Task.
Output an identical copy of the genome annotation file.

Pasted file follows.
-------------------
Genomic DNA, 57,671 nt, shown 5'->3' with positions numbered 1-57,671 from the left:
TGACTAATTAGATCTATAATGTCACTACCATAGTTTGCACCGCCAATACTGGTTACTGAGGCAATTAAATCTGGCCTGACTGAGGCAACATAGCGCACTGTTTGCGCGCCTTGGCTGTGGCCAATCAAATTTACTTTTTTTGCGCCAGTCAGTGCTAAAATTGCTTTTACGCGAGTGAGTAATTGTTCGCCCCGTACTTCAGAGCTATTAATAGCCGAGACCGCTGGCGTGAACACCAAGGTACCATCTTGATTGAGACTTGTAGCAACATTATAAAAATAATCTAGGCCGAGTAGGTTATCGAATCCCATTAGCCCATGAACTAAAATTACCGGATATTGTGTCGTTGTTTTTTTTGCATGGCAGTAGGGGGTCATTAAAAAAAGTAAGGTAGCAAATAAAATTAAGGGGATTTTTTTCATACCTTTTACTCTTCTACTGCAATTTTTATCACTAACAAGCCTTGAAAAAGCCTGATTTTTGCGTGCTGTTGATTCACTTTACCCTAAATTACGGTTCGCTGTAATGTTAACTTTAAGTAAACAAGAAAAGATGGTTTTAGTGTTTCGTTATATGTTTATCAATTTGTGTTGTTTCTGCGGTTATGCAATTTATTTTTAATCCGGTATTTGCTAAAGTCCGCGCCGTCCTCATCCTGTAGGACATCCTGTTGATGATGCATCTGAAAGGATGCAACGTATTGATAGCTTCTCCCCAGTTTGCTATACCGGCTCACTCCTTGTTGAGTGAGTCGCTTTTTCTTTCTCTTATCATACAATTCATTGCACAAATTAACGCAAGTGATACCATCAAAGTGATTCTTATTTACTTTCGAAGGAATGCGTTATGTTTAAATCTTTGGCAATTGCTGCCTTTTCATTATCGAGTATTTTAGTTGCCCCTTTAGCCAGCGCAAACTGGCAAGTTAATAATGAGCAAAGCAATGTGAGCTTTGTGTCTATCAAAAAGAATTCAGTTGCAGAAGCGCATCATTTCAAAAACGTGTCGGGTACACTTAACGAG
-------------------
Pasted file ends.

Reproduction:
Genomic DNA, 57,671 nt, shown 5'->3' with positions numbered 1-57,671 from the left:
TGACTAATTAGATCTATAATGTCACTACCATAGTTTGCACCGCCAATACTGGTTACTGAGGCAATTAAATCTGGCCTGACTGAGGCAACATAGCGCACTGTTTGCGCGCCTTGGCTGTGGCCAATCAAATTTACTTTTTTTGCGCCAGTCAGTGCTAAAATTGCTTTTACGCGAGTGAGTAATTGTTCGCCCCGTACTTCAGAGCTATTAATAGCCGAGACCGCTGGCGTGAACACCAAGGTACCATCTTGATTGAGACTTGTAGCAACATTATAAAAATAATCTAGGCCGAGTAGGTTATCGAATCCCATTAGCCCATGAACTAAAATTACCGGATATTGTGTCGTTGTTTTTTTTGCATGGCAGTAGGGGGTCATTAAAAAAAGTAAGGTAGCAAATAAAATTAAGGGGATTTTTTTCATACCTTTTACTCTTCTACTGCAATTTTTATCACTAACAAGCCTTGAAAAAGCCTGATTTTTGCGTGCTGTTGATTCACTTTACCCTAAATTACGGTTCGCTGTAATGTTAACTTTAAGTAAACAAGAAAAGATGGTTTTAGTGTTTCGTTATATGTTTATCAATTTGTGTTGTTTCTGCGGTTATGCAATTTATTTTTAATCCGGTATTTGCTAAAGTCCGCGCCGTCCTCATCCTGTAGGACATCCTGTTGATGATGCATCTGAAAGGATGCAACGTATTGATAGCTTCTCCCCAGTTTGCTATACCGGCTCACTCCTTGTTGAGTGAGTCGCTTTTTCTTTCTCTTATCATACAATTCATTGCACAAATTAACGCAAGTGATACCATCAAAGTGATTCTTATTTACTTTCGAAGGAATGCGTTATGTTTAAATCTTTGGCAATTGCTGCCTTTTCATTATCGAGTATTTTAGTTGCCCCTTTAGCCAGCGCAAACTGGCAAGTTAATAATGAGCAAAGCAATGTGAGCTTTGTGTCTATCAAAAAGAATTCAGTTGCAGAAGCGCATCATTTCAAAAACGTGTCGGGTACACTTAACGAG